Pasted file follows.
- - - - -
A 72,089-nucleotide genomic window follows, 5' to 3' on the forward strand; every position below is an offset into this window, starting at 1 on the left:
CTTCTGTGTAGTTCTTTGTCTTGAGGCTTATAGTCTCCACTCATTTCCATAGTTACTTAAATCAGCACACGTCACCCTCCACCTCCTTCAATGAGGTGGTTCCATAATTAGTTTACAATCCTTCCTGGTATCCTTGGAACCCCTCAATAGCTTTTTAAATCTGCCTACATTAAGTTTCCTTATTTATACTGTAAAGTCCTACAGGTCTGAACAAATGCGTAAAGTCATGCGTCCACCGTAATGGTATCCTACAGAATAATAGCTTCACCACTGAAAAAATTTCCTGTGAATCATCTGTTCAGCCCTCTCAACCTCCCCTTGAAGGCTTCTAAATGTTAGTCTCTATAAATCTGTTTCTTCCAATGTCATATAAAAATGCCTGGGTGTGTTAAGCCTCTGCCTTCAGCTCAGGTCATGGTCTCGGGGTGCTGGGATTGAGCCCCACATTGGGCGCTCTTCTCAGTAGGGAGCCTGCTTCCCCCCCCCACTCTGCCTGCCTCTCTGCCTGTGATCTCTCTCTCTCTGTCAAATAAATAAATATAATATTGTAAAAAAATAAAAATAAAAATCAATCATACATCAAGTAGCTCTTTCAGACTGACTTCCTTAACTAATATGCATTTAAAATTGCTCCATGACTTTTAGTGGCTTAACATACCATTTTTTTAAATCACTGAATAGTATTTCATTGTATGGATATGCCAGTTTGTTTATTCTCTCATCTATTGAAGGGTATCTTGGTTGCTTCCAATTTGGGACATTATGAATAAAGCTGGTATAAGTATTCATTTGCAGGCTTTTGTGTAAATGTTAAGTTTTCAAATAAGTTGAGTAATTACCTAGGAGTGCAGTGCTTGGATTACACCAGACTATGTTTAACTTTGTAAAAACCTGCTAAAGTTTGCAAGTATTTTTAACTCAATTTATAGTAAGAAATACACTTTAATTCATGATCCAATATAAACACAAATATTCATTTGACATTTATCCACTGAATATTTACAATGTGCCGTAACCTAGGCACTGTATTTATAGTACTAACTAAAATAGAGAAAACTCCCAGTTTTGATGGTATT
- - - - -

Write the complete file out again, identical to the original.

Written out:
A 72,089-nucleotide genomic window follows, 5' to 3' on the forward strand; every position below is an offset into this window, starting at 1 on the left:
CTTCTGTGTAGTTCTTTGTCTTGAGGCTTATAGTCTCCACTCATTTCCATAGTTACTTAAATCAGCACACGTCACCCTCCACCTCCTTCAATGAGGTGGTTCCATAATTAGTTTACAATCCTTCCTGGTATCCTTGGAACCCCTCAATAGCTTTTTAAATCTGCCTACATTAAGTTTCCTTATTTATACTGTAAAGTCCTACAGGTCTGAACAAATGCGTAAAGTCATGCGTCCACCGTAATGGTATCCTACAGAATAATAGCTTCACCACTGAAAAAATTTCCTGTGAATCATCTGTTCAGCCCTCTCAACCTCCCCTTGAAGGCTTCTAAATGTTAGTCTCTATAAATCTGTTTCTTCCAATGTCATATAAAAATGCCTGGGTGTGTTAAGCCTCTGCCTTCAGCTCAGGTCATGGTCTCGGGGTGCTGGGATTGAGCCCCACATTGGGCGCTCTTCTCAGTAGGGAGCCTGCTTCCCCCCCCCACTCTGCCTGCCTCTCTGCCTGTGATCTCTCTCTCTCTGTCAAATAAATAAATATAATATTGTAAAAAAATAAAAATAAAAATCAATCATACATCAAGTAGCTCTTTCAGACTGACTTCCTTAACTAATATGCATTTAAAATTGCTCCATGACTTTTAGTGGCTTAACATACCATTTTTTTAAATCACTGAATAGTATTTCATTGTATGGATATGCCAGTTTGTTTATTCTCTCATCTATTGAAGGGTATCTTGGTTGCTTCCAATTTGGGACATTATGAATAAAGCTGGTATAAGTATTCATTTGCAGGCTTTTGTGTAAATGTTAAGTTTTCAAATAAGTTGAGTAATTACCTAGGAGTGCAGTGCTTGGATTACACCAGACTATGTTTAACTTTGTAAAAACCTGCTAAAGTTTGCAAGTATTTTTAACTCAATTTATAGTAAGAAATACACTTTAATTCATGATCCAATATAAACACAAATATTCATTTGACATTTATCCACTGAATATTTACAATGTGCCGTAACCTAGGCACTGTATTTATAGTACTAACTAAAATAGAGAAAACTCCCAGTTTTGATGGTATT